Valve is a bit of an oddity in the game industry.
The company's inner workings have generated a lot of interest over the years, due to both its high-profile success in multiple areas (game design, commerce, VR) and the public sharing in 2012 of its employee handbook, which revealed the company has a mostly flat org chart.
Company chief Gabe Newell has spoken on multiple occasions about the benefits of this arrangement, which he says creates "an efficient market for people's time" and ensures that people are less likely to burn out because they're always working on what they think is most valuable to their customers.
"I think it's that fact that you're always voting with your time, you're always making a decision about how to spend your work product, that actually makes it easy for people to be fired up," Newell told Gamasutra and other outlets during a press briefing last week. "Because they're always working on stuff that to them seems significant. Nobody's working on yet another sequel. 'Oh, it's the fall, we have to come out with, you know, version 17.'"
"There are plenty of great developers for whom this is a terrible place to work"
That's all well and good -- but how does it go bad? Some folks have left Valve, and some have been asked to leave; according to Newell, the company's internal structure -- or lack thereof -- can actually be totally ruinous to someone who is unhappy or unproductive in an unstructured environemnt.
"People at Valve have to get used to working without a safety net."
"That seems to be kind of a personality trait," Newell said. "Everybody thinks they want a lot of autonomy, and to be self-directed. Turns out that a lot of people don't. So, you can have really capable, successful developers who won't work well in this environment. And you really have to like customers, right."
"You have to be pretty egoless, too," interjected Erik Johnson, a longtime Valve staffer who was present alongside Newell during the brief. You have to be pretty egoless to just do what customers ask you to do, right. You have to admit you're wrong. Often."
What's notable here is not that people sometimes stop working at Valve, but that the folks at Valve acknowledge their idiosyncratic way of working is anathema to a lot of otherwise very skilled game developers.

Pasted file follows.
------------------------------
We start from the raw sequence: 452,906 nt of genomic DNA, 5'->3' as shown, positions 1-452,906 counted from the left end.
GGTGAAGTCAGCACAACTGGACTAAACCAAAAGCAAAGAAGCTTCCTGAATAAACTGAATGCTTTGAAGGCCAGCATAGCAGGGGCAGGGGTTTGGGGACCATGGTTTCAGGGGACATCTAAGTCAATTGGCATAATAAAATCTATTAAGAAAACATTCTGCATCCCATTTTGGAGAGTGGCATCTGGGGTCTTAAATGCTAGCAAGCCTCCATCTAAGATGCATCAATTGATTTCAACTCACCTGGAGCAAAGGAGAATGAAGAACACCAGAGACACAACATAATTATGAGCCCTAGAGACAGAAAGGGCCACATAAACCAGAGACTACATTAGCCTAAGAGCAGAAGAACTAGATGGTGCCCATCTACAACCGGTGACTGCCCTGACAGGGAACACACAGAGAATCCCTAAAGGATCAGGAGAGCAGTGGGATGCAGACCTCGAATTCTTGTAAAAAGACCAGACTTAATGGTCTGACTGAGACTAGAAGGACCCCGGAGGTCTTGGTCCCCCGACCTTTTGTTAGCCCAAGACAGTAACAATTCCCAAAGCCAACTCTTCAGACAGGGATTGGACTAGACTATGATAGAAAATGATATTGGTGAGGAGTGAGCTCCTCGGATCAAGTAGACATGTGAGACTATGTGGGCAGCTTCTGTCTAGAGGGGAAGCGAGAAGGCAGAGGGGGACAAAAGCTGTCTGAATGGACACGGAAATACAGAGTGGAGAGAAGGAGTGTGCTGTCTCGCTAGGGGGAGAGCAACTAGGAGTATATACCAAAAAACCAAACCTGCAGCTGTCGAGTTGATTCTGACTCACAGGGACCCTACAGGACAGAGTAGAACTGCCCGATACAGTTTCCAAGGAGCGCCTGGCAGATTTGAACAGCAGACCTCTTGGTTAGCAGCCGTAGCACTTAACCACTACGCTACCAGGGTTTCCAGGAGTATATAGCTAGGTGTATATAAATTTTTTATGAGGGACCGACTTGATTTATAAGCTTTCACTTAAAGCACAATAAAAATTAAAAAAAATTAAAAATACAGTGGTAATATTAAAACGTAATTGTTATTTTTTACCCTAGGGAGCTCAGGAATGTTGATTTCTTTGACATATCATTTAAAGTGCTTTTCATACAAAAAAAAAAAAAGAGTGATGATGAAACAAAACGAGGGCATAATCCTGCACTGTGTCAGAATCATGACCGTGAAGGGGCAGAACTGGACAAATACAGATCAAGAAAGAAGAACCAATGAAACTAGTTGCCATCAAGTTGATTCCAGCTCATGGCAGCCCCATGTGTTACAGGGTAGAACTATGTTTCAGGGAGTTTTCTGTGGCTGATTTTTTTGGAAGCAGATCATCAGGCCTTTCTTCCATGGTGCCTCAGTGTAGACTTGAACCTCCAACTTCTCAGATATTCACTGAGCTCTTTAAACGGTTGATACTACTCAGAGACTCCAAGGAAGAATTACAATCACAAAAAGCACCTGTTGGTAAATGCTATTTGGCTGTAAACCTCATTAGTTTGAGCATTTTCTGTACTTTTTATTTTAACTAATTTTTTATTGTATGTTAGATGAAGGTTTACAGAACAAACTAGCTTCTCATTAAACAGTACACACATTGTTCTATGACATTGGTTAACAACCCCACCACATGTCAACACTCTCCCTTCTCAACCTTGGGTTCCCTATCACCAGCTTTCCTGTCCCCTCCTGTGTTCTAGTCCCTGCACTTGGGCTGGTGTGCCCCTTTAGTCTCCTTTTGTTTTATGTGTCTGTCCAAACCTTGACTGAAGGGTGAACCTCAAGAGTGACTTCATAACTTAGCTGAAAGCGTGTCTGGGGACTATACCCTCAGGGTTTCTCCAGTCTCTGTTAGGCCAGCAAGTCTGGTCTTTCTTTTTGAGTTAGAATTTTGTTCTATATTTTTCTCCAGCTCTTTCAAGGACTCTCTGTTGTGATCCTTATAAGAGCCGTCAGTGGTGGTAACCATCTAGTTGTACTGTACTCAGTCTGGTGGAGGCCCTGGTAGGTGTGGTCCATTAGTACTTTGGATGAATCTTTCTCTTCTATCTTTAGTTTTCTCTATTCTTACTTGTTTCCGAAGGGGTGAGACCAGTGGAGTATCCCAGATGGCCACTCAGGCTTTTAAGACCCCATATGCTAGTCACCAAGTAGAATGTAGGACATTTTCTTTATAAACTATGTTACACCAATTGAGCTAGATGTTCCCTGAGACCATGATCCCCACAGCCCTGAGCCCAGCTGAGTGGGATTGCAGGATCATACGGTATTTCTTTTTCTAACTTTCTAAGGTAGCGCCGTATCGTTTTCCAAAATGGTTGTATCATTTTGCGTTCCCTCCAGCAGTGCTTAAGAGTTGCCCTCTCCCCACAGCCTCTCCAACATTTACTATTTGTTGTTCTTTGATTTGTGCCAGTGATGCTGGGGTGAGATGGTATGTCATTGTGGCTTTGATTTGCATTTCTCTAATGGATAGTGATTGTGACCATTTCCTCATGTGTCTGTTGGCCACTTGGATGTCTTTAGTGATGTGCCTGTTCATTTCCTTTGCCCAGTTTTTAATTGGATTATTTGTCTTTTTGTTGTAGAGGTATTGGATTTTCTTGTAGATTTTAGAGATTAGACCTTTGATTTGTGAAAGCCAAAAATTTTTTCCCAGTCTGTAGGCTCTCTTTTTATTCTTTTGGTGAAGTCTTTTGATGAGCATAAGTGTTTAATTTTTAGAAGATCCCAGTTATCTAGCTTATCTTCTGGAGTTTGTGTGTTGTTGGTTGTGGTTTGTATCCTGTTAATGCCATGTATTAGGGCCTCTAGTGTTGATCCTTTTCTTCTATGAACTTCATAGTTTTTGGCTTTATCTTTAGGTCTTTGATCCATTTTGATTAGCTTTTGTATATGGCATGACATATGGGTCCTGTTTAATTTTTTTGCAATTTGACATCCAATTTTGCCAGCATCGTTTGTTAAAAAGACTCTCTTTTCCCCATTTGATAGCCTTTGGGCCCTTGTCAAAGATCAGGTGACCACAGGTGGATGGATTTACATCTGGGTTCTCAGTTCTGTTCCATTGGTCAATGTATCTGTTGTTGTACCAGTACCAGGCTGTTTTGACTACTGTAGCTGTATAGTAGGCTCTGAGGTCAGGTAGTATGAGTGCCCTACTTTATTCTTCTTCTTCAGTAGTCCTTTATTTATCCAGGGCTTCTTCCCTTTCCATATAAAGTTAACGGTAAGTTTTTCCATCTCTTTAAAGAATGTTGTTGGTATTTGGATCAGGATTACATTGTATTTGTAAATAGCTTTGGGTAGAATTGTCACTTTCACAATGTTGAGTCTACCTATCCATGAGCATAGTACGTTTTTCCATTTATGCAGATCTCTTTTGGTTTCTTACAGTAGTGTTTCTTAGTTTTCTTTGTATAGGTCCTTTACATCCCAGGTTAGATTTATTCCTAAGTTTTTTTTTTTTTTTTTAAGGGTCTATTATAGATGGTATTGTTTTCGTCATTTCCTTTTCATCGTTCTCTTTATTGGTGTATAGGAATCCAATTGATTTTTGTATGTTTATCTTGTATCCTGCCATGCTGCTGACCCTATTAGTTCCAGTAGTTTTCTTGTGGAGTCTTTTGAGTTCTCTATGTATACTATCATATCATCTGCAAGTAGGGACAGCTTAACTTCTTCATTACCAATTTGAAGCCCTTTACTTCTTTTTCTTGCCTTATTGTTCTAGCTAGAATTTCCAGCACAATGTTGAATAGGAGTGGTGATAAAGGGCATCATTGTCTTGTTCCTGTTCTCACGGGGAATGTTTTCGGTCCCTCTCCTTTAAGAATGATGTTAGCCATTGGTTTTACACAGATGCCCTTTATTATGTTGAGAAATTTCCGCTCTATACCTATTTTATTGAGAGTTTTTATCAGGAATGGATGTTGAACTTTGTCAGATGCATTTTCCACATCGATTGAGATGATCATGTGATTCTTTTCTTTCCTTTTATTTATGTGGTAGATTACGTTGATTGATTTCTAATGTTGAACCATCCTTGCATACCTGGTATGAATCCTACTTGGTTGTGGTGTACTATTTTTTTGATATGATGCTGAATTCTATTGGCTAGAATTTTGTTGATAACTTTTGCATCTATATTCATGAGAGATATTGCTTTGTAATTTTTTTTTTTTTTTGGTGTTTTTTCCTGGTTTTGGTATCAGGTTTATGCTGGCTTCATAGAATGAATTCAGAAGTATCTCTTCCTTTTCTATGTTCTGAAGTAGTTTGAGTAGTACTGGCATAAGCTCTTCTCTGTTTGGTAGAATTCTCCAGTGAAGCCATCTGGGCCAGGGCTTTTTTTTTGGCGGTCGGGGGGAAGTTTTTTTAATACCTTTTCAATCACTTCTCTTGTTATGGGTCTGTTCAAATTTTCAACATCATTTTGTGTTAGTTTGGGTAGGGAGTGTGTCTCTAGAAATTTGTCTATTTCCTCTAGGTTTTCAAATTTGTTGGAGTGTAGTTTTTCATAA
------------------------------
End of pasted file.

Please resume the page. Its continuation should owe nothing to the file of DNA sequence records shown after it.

"If you're not excited about making a mistake, right; if you don't see that as an opportunity for improvement, that can trip people up," Newell continued. "And there are plenty of great developers for whom this is a terrible place to work."
Back when Valve was working on games that actually had physical releases, adds Johnson, things were a bit different; the company had to be more regimented in order to accomplish tasks like squashing bugs before ship.
"When we were doing more retail-focused products that had a very strict end date -- like, you had to burn a CD and all those things -- that created some restraints," said Johnson.
"So we would go, like, at the end of Half-Life 2, we were pretty regimented around bug counts. 'Who owns bugs? You go fix these bugs, you go fix those bugs. Where's everybody's bug count?' It was pretty structured. And if you ask a bunch of people around here, it's actually kind of awesome to work where you come into work, somebody's just telling you the work that you have to do, and then you're done. And that's generally not how we work, but there's genuine comfort in that."
Now that comfort is pretty much gone, according to Newell.
"People at Valve have to get used to working without a safety net," he said. "There's nothing between you and a customer. You can come in that morning, and by two o' clock in the afternoon, you have fucked a million customers."
"And they are ALL emailing you," added Johnson, smiling and looking at Newell.
"They're all emailing me!" Newell continued. "And you probably should fix it, right. But nobody's looking over your shoulder. And for some people, that's liberating. And for some people it's terrifying."